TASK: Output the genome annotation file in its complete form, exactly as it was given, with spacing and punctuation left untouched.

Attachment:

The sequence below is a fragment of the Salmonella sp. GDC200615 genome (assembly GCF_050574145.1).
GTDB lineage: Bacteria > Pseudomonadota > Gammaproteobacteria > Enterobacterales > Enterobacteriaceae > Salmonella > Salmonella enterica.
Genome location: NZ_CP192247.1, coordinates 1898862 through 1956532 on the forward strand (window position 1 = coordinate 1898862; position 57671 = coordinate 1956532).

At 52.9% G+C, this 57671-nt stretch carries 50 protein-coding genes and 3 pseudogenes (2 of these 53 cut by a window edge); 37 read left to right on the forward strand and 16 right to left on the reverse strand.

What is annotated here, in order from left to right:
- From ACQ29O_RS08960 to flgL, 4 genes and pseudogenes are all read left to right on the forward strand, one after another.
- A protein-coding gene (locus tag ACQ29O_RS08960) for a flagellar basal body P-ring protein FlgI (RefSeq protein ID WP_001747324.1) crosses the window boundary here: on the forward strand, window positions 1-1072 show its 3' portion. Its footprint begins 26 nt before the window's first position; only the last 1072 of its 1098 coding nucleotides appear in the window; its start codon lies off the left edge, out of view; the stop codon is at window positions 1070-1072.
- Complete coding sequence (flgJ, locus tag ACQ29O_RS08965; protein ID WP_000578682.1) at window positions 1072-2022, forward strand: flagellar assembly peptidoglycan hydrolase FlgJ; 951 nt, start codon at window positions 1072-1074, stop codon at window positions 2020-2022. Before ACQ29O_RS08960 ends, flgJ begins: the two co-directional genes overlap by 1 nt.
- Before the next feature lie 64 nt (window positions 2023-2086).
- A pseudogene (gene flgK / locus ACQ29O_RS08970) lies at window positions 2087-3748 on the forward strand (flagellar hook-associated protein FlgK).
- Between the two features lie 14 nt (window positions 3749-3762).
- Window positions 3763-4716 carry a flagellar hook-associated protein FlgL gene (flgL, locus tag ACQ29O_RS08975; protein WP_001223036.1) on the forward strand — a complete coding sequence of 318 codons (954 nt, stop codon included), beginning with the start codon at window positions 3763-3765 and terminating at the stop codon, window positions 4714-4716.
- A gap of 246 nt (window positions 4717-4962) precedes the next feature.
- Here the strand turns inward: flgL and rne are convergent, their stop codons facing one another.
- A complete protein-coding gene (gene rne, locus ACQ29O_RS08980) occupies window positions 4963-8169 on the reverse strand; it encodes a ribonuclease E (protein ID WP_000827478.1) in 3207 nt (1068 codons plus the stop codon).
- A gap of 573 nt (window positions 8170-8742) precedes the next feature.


The sequence below is a fragment of the Salmonella sp. GDC200615 genome (assembly GCF_050574145.1).
GTDB lineage: Bacteria > Pseudomonadota > Gammaproteobacteria > Enterobacterales > Enterobacteriaceae > Salmonella > Salmonella enterica.
Genome location: NZ_CP192247.1, coordinates 1898862 through 1956532 on the forward strand (window position 1 = coordinate 1898862; position 57671 = coordinate 1956532).

At 52.9% G+C, this 57671-nt stretch carries 50 protein-coding genes and 3 pseudogenes (2 of these 53 cut by a window edge); 37 read left to right on the forward strand and 16 right to left on the reverse strand.

What is annotated here, in order from left to right:
- From ACQ29O_RS08960 to flgL, 4 genes and pseudogenes are all read left to right on the forward strand, one after another.
- A protein-coding gene (locus tag ACQ29O_RS08960) for a flagellar basal body P-ring protein FlgI (RefSeq protein ID WP_001747324.1) crosses the window boundary here: on the forward strand, window positions 1-1072 show its 3' portion. Its footprint begins 26 nt before the window's first position; only the last 1072 of its 1098 coding nucleotides appear in the window; its start codon lies off the left edge, out of view; the stop codon is at window positions 1070-1072.
- Complete coding sequence (flgJ, locus tag ACQ29O_RS08965; protein ID WP_000578682.1) at window positions 1072-2022, forward strand: flagellar assembly peptidoglycan hydrolase FlgJ; 951 nt, start codon at window positions 1072-1074, stop codon at window positions 2020-2022. Before ACQ29O_RS08960 ends, flgJ begins: the two co-directional genes overlap by 1 nt.
- Before the next feature lie 64 nt (window positions 2023-2086).
- A pseudogene (gene flgK / locus ACQ29O_RS08970) lies at window positions 2087-3748 on the forward strand (flagellar hook-associated protein FlgK).
- Between the two features lie 14 nt (window positions 3749-3762).
- Window positions 3763-4716 carry a flagellar hook-associated protein FlgL gene (flgL, locus tag ACQ29O_RS08975; protein WP_001223036.1) on the forward strand — a complete coding sequence of 318 codons (954 nt, stop codon included), beginning with the start codon at window positions 3763-3765 and terminating at the stop codon, window positions 4714-4716.
- A gap of 246 nt (window positions 4717-4962) precedes the next feature.
- Here the strand turns inward: flgL and rne are convergent, their stop codons facing one another.
- A complete protein-coding gene (gene rne, locus ACQ29O_RS08980) occupies window positions 4963-8169 on the reverse strand; it encodes a ribonuclease E (protein ID WP_000827478.1) in 3207 nt (1068 codons plus the stop codon).
- A gap of 573 nt (window positions 8170-8742) precedes the next feature.